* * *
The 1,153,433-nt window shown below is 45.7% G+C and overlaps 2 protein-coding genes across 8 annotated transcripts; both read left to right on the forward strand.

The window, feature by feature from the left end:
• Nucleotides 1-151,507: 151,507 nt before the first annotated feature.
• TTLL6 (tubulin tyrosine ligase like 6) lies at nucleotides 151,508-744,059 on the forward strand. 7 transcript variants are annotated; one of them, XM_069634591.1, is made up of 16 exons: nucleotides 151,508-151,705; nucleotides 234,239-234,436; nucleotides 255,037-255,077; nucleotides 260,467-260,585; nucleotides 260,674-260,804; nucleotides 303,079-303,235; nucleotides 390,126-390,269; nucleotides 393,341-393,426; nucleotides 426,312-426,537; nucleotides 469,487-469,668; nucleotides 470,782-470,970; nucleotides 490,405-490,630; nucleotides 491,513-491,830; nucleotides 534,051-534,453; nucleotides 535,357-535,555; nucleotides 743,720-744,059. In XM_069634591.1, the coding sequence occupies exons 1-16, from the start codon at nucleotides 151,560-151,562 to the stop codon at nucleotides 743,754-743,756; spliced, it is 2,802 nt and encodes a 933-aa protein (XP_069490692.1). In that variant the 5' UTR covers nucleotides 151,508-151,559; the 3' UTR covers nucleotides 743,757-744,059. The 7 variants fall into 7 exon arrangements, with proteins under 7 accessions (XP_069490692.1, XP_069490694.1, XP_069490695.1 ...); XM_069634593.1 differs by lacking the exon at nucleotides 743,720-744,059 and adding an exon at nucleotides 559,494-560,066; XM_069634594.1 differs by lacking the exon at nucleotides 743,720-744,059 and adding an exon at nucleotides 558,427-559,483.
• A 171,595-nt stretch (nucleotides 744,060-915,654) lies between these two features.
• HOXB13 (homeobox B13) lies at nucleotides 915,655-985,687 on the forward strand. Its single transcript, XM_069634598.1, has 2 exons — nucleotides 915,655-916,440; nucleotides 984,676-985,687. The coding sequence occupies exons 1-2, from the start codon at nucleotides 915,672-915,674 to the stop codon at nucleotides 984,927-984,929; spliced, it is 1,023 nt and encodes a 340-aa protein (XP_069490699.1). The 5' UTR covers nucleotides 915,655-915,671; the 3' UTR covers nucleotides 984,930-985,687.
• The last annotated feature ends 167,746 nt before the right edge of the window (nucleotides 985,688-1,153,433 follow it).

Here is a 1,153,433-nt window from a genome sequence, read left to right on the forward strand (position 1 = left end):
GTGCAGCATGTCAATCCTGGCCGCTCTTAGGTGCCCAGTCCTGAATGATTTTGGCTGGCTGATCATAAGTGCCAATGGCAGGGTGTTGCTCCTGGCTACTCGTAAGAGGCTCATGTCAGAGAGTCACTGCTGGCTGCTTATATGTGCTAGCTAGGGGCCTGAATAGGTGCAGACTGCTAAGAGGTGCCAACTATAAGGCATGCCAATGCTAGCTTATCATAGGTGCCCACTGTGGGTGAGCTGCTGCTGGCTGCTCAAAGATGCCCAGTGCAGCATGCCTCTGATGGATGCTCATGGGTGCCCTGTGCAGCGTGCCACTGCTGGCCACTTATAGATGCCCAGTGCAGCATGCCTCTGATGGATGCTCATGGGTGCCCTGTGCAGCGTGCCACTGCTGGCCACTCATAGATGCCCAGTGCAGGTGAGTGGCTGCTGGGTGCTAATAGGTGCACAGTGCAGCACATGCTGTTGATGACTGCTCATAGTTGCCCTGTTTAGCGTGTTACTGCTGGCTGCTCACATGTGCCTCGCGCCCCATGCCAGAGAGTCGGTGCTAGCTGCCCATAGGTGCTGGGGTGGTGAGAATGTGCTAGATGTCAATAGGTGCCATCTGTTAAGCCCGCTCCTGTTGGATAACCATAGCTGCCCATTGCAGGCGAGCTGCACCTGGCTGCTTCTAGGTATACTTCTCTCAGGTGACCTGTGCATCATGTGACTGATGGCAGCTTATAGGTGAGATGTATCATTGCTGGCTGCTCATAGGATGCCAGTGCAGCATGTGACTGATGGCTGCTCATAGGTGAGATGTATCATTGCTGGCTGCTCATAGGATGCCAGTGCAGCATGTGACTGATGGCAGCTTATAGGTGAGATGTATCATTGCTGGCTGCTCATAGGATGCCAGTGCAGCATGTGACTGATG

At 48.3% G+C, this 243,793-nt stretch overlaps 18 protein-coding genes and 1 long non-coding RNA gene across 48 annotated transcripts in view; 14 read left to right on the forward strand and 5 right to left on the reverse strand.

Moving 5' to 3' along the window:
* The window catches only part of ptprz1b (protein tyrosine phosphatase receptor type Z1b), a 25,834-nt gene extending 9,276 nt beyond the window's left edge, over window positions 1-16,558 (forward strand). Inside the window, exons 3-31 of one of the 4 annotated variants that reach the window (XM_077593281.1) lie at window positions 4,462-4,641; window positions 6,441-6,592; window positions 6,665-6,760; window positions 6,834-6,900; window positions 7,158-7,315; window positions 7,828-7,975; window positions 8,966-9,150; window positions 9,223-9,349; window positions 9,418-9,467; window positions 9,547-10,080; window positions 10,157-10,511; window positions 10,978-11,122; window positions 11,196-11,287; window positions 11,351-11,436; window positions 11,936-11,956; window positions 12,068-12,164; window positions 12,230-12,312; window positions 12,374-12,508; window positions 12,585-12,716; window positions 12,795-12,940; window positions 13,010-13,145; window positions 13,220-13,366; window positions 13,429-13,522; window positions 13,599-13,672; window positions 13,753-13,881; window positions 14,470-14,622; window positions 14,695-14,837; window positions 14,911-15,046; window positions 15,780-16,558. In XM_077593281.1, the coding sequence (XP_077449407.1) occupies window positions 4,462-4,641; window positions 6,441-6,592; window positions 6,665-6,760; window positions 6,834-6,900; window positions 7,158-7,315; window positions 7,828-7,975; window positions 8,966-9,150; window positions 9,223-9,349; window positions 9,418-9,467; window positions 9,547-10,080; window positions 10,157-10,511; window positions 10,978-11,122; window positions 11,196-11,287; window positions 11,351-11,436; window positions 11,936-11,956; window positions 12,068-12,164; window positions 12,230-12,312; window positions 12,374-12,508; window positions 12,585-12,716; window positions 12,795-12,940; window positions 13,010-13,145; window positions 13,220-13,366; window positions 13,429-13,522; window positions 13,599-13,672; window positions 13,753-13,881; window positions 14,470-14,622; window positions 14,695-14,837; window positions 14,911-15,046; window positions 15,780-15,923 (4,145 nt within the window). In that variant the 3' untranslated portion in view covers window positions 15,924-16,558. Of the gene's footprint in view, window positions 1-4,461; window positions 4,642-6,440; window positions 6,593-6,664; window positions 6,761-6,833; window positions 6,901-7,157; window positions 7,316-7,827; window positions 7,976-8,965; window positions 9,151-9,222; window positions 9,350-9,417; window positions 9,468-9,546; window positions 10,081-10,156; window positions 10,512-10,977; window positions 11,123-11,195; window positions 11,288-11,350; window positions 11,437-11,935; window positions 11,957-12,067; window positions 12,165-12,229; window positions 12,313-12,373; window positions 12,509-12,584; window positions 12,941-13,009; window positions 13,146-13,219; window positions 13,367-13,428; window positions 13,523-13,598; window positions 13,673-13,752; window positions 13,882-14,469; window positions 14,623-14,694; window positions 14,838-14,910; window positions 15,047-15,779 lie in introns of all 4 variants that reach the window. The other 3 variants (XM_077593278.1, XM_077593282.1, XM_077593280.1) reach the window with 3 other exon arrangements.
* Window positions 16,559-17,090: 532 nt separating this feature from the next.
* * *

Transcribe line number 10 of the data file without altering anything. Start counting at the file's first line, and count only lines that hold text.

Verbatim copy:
At 48.3% G+C, this 243,793-nt stretch overlaps 18 protein-coding genes and 1 long non-coding RNA gene across 48 annotated transcripts in view; 14 read left to right on the forward strand and 5 right to left on the reverse strand.